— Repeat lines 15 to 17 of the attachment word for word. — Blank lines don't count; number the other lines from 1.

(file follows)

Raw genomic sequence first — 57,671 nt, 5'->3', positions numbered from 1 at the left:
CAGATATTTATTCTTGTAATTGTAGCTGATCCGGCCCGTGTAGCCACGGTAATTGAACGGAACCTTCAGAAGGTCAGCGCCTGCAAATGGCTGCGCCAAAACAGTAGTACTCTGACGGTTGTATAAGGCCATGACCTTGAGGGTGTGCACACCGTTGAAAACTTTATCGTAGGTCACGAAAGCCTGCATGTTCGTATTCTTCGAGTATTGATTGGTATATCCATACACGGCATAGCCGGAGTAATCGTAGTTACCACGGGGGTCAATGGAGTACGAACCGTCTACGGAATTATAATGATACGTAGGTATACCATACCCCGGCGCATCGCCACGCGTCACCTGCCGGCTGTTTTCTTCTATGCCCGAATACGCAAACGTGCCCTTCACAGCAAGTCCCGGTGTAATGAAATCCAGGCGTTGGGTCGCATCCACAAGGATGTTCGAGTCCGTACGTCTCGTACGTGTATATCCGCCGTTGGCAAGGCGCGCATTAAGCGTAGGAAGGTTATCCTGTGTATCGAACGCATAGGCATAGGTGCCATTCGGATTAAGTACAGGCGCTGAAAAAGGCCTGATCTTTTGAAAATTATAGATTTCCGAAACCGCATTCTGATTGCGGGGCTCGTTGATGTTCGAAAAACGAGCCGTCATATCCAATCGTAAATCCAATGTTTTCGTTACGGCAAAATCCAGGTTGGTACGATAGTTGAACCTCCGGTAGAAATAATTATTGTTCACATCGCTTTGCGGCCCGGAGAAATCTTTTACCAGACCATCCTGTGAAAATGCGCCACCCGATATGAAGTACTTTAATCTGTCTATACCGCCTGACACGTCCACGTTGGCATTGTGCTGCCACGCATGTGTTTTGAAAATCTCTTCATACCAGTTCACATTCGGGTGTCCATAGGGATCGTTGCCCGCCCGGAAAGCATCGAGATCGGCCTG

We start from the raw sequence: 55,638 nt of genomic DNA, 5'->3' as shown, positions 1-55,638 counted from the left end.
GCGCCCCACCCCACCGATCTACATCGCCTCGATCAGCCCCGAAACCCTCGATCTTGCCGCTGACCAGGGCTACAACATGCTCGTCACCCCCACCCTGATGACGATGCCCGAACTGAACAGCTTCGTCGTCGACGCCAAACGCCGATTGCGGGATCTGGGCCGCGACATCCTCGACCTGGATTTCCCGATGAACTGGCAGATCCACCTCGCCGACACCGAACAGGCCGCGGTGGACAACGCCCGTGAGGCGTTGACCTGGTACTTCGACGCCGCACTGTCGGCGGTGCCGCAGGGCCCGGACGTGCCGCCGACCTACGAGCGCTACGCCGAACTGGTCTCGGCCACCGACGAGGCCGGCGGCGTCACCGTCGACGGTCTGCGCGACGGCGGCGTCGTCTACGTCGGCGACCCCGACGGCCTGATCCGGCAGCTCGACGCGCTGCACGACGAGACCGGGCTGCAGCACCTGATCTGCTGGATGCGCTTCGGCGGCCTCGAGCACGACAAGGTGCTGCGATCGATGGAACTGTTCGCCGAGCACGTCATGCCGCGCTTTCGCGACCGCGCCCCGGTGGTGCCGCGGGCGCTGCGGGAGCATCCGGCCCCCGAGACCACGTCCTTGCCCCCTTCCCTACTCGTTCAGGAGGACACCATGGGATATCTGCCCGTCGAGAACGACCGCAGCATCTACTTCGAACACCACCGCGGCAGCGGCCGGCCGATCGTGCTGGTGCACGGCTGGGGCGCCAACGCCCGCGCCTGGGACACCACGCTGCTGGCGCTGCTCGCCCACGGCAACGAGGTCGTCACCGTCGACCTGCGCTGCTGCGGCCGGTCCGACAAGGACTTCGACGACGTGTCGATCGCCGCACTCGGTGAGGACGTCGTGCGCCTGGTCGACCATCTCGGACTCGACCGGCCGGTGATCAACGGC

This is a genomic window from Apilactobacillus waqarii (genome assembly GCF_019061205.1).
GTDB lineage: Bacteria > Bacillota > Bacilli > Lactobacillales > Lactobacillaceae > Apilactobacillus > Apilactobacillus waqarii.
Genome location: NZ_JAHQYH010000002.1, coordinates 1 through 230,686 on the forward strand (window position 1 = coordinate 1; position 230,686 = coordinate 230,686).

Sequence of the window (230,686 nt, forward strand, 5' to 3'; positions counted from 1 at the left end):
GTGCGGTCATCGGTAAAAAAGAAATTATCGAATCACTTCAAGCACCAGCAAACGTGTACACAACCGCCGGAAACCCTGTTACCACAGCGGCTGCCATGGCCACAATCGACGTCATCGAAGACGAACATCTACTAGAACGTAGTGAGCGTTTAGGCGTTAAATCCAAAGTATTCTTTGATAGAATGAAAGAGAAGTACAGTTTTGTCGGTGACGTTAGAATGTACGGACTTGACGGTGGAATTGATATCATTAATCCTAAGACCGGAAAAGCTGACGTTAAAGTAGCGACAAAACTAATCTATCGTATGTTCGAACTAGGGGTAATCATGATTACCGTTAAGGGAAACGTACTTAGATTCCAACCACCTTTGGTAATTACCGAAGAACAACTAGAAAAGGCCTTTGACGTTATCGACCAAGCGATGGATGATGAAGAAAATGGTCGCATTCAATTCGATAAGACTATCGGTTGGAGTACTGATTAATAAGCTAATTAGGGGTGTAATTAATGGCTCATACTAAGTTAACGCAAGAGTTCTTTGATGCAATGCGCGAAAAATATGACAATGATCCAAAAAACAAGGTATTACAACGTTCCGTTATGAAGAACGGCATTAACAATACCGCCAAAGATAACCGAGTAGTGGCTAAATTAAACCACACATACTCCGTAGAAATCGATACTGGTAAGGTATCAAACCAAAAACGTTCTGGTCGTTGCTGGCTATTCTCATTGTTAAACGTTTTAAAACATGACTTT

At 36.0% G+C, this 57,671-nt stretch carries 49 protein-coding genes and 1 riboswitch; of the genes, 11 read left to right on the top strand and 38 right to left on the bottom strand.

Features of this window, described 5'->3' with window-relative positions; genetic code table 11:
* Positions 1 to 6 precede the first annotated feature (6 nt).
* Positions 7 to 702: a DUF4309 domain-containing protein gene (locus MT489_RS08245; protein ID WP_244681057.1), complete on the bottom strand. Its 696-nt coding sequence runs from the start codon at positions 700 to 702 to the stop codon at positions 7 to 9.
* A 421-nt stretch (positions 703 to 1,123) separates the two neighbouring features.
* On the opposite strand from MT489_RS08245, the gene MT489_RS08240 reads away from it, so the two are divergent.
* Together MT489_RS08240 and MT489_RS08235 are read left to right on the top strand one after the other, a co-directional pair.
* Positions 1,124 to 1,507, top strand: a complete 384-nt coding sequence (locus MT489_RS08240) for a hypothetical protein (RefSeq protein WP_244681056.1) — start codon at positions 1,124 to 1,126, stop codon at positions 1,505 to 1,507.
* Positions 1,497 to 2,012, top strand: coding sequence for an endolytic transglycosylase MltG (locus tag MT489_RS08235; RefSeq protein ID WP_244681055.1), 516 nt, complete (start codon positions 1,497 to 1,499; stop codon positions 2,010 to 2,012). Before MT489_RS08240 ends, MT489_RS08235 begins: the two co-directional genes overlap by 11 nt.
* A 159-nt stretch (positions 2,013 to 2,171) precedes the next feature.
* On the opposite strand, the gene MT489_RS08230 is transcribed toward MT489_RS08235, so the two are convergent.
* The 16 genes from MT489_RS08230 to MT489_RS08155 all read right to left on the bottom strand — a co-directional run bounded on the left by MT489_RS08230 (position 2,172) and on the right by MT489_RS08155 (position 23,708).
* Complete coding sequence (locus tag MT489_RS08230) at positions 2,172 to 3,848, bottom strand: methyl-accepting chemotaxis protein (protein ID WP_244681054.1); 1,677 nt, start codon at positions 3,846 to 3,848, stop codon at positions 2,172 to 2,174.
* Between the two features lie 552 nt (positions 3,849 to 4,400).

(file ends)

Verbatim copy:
* On the opposite strand from MT489_RS08245, the gene MT489_RS08240 reads away from it, so the two are divergent.
* Together MT489_RS08240 and MT489_RS08235 are read left to right on the top strand one after the other, a co-directional pair.
* Positions 1,124 to 1,507, top strand: a complete 384-nt coding sequence (locus MT489_RS08240) for a hypothetical protein (RefSeq protein WP_244681056.1) — start codon at positions 1,124 to 1,126, stop codon at positions 1,505 to 1,507.